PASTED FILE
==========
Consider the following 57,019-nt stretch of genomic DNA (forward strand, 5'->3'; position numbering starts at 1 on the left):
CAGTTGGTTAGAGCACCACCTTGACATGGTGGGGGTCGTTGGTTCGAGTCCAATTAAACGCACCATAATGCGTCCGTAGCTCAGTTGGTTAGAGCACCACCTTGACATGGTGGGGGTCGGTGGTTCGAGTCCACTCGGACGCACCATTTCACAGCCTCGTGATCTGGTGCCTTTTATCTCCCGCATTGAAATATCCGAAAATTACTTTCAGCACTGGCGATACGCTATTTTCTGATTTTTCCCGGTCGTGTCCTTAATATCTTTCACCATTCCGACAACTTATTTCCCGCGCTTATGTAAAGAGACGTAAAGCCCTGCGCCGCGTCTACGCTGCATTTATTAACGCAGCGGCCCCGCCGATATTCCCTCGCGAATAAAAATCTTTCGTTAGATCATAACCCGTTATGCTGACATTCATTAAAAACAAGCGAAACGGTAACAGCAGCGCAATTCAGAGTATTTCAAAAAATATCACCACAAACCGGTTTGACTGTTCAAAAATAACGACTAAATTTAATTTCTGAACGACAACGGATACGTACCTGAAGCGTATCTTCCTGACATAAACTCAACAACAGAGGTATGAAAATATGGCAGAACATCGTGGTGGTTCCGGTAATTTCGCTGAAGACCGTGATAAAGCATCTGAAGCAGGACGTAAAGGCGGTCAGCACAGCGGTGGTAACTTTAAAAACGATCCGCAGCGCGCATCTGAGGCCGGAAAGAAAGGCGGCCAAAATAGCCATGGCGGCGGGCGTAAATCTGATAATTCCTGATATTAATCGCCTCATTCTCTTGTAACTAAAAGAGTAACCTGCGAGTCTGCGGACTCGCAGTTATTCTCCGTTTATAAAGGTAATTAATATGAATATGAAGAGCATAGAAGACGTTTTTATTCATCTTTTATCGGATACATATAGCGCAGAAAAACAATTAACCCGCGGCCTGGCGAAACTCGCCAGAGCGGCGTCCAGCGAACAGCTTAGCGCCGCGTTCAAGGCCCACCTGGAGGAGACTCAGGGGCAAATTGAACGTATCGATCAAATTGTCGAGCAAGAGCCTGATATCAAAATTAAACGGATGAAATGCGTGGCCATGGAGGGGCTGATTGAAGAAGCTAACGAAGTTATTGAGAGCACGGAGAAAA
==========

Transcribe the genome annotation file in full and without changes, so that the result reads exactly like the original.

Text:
Consider the following 57,019-nt stretch of genomic DNA (forward strand, 5'->3'; position numbering starts at 1 on the left):
CAGTTGGTTAGAGCACCACCTTGACATGGTGGGGGTCGTTGGTTCGAGTCCAATTAAACGCACCATAATGCGTCCGTAGCTCAGTTGGTTAGAGCACCACCTTGACATGGTGGGGGTCGGTGGTTCGAGTCCACTCGGACGCACCATTTCACAGCCTCGTGATCTGGTGCCTTTTATCTCCCGCATTGAAATATCCGAAAATTACTTTCAGCACTGGCGATACGCTATTTTCTGATTTTTCCCGGTCGTGTCCTTAATATCTTTCACCATTCCGACAACTTATTTCCCGCGCTTATGTAAAGAGACGTAAAGCCCTGCGCCGCGTCTACGCTGCATTTATTAACGCAGCGGCCCCGCCGATATTCCCTCGCGAATAAAAATCTTTCGTTAGATCATAACCCGTTATGCTGACATTCATTAAAAACAAGCGAAACGGTAACAGCAGCGCAATTCAGAGTATTTCAAAAAATATCACCACAAACCGGTTTGACTGTTCAAAAATAACGACTAAATTTAATTTCTGAACGACAACGGATACGTACCTGAAGCGTATCTTCCTGACATAAACTCAACAACAGAGGTATGAAAATATGGCAGAACATCGTGGTGGTTCCGGTAATTTCGCTGAAGACCGTGATAAAGCATCTGAAGCAGGACGTAAAGGCGGTCAGCACAGCGGTGGTAACTTTAAAAACGATCCGCAGCGCGCATCTGAGGCCGGAAAGAAAGGCGGCCAAAATAGCCATGGCGGCGGGCGTAAATCTGATAATTCCTGATATTAATCGCCTCATTCTCTTGTAACTAAAAGAGTAACCTGCGAGTCTGCGGACTCGCAGTTATTCTCCGTTTATAAAGGTAATTAATATGAATATGAAGAGCATAGAAGACGTTTTTATTCATCTTTTATCGGATACATATAGCGCAGAAAAACAATTAACCCGCGGCCTGGCGAAACTCGCCAGAGCGGCGTCCAGCGAACAGCTTAGCGCCGCGTTCAAGGCCCACCTGGAGGAGACTCAGGGGCAAATTGAACGTATCGATCAAATTGTCGAGCAAGAGCCTGATATCAAAATTAAACGGATGAAATGCGTGGCCATGGAGGGGCTGATTGAAGAAGCTAACGAAGTTATTGAGAGCACGGAGAAAA